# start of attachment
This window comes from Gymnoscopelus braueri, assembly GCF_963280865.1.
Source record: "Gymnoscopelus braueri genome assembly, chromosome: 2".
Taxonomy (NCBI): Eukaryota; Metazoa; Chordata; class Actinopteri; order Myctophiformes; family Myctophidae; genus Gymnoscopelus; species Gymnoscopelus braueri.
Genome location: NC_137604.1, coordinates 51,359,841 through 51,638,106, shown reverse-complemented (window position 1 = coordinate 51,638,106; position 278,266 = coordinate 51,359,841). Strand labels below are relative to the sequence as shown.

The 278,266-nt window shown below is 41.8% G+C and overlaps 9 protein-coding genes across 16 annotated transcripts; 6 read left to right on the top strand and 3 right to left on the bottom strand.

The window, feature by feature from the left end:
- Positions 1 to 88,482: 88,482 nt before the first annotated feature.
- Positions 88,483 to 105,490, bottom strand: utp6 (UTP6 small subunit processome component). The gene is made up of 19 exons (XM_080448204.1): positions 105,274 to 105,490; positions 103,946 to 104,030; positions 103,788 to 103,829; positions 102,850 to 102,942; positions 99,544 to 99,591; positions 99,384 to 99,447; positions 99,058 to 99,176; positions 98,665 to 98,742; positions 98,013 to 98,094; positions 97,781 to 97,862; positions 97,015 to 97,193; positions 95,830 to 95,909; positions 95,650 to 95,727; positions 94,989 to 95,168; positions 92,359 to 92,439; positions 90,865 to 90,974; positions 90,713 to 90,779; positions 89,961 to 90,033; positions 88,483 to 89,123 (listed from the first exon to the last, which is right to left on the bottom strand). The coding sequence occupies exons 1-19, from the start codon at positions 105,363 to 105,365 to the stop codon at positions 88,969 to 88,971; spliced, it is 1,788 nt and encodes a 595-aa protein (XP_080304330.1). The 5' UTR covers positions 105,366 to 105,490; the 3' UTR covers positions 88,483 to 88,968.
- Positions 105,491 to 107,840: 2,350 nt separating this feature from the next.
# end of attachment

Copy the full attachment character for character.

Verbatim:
This window comes from Gymnoscopelus braueri, assembly GCF_963280865.1.
Source record: "Gymnoscopelus braueri genome assembly, chromosome: 2".
Taxonomy (NCBI): Eukaryota; Metazoa; Chordata; class Actinopteri; order Myctophiformes; family Myctophidae; genus Gymnoscopelus; species Gymnoscopelus braueri.
Genome location: NC_137604.1, coordinates 51,359,841 through 51,638,106, shown reverse-complemented (window position 1 = coordinate 51,638,106; position 278,266 = coordinate 51,359,841). Strand labels below are relative to the sequence as shown.

The 278,266-nt window shown below is 41.8% G+C and overlaps 9 protein-coding genes across 16 annotated transcripts; 6 read left to right on the top strand and 3 right to left on the bottom strand.

The window, feature by feature from the left end:
- Positions 1 to 88,482: 88,482 nt before the first annotated feature.
- Positions 88,483 to 105,490, bottom strand: utp6 (UTP6 small subunit processome component). The gene is made up of 19 exons (XM_080448204.1): positions 105,274 to 105,490; positions 103,946 to 104,030; positions 103,788 to 103,829; positions 102,850 to 102,942; positions 99,544 to 99,591; positions 99,384 to 99,447; positions 99,058 to 99,176; positions 98,665 to 98,742; positions 98,013 to 98,094; positions 97,781 to 97,862; positions 97,015 to 97,193; positions 95,830 to 95,909; positions 95,650 to 95,727; positions 94,989 to 95,168; positions 92,359 to 92,439; positions 90,865 to 90,974; positions 90,713 to 90,779; positions 89,961 to 90,033; positions 88,483 to 89,123 (listed from the first exon to the last, which is right to left on the bottom strand). The coding sequence occupies exons 1-19, from the start codon at positions 105,363 to 105,365 to the stop codon at positions 88,969 to 88,971; spliced, it is 1,788 nt and encodes a 595-aa protein (XP_080304330.1). The 5' UTR covers positions 105,366 to 105,490; the 3' UTR covers positions 88,483 to 88,968.
- Positions 105,491 to 107,840: 2,350 nt separating this feature from the next.